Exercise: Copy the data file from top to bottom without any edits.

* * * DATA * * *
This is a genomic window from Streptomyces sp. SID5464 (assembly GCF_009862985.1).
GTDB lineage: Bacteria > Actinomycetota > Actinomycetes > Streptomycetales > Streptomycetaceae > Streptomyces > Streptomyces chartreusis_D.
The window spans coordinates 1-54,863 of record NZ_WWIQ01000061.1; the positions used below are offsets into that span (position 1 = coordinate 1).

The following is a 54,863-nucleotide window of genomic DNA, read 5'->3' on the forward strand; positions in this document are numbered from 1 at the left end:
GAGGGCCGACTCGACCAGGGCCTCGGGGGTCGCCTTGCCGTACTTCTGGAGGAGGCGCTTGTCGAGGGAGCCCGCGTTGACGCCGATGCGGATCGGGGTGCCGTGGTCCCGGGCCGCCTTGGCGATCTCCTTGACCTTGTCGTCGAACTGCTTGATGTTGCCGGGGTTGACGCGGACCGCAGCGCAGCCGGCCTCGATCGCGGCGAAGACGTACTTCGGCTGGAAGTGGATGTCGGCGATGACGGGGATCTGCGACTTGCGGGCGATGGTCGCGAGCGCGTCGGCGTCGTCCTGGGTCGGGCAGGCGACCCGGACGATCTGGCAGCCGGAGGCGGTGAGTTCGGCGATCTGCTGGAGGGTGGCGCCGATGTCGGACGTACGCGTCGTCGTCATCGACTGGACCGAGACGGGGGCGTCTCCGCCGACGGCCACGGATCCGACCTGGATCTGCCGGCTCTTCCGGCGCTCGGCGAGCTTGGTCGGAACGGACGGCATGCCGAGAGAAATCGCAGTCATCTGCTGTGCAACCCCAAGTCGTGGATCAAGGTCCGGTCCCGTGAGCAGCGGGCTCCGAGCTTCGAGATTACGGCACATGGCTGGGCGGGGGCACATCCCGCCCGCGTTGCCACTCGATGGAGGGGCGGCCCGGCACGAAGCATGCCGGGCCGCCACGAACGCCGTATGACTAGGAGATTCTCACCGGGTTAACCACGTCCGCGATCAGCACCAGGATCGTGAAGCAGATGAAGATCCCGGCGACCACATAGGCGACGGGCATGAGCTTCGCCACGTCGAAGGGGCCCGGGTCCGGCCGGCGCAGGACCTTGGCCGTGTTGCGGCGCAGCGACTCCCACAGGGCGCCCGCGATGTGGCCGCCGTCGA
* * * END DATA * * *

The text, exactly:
This is a genomic window from Streptomyces sp. SID5464 (assembly GCF_009862985.1).
GTDB lineage: Bacteria > Actinomycetota > Actinomycetes > Streptomycetales > Streptomycetaceae > Streptomyces > Streptomyces chartreusis_D.
The window spans coordinates 1-54,863 of record NZ_WWIQ01000061.1; the positions used below are offsets into that span (position 1 = coordinate 1).

The following is a 54,863-nucleotide window of genomic DNA, read 5'->3' on the forward strand; positions in this document are numbered from 1 at the left end:
GAGGGCCGACTCGACCAGGGCCTCGGGGGTCGCCTTGCCGTACTTCTGGAGGAGGCGCTTGTCGAGGGAGCCCGCGTTGACGCCGATGCGGATCGGGGTGCCGTGGTCCCGGGCCGCCTTGGCGATCTCCTTGACCTTGTCGTCGAACTGCTTGATGTTGCCGGGGTTGACGCGGACCGCAGCGCAGCCGGCCTCGATCGCGGCGAAGACGTACTTCGGCTGGAAGTGGATGTCGGCGATGACGGGGATCTGCGACTTGCGGGCGATGGTCGCGAGCGCGTCGGCGTCGTCCTGGGTCGGGCAGGCGACCCGGACGATCTGGCAGCCGGAGGCGGTGAGTTCGGCGATCTGCTGGAGGGTGGCGCCGATGTCGGACGTACGCGTCGTCGTCATCGACTGGACCGAGACGGGGGCGTCTCCGCCGACGGCCACGGATCCGACCTGGATCTGCCGGCTCTTCCGGCGCTCGGCGAGCTTGGTCGGAACGGACGGCATGCCGAGAGAAATCGCAGTCATCTGCTGTGCAACCCCAAGTCGTGGATCAAGGTCCGGTCCCGTGAGCAGCGGGCTCCGAGCTTCGAGATTACGGCACATGGCTGGGCGGGGGCACATCCCGCCCGCGTTGCCACTCGATGGAGGGGCGGCCCGGCACGAAGCATGCCGGGCCGCCACGAACGCCGTATGACTAGGAGATTCTCACCGGGTTAACCACGTCCGCGATCAGCACCAGGATCGTGAAGCAGATGAAGATCCCGGCGACCACATAGGCGACGGGCATGAGCTTCGCCACGTCGAAGGGGCCCGGGTCCGGCCGGCGCAGGACCTTGGCCGTGTTGCGGCGCAGCGACTCCCACAGGGCGCCCGCGATGTGGCCGCCGTCGA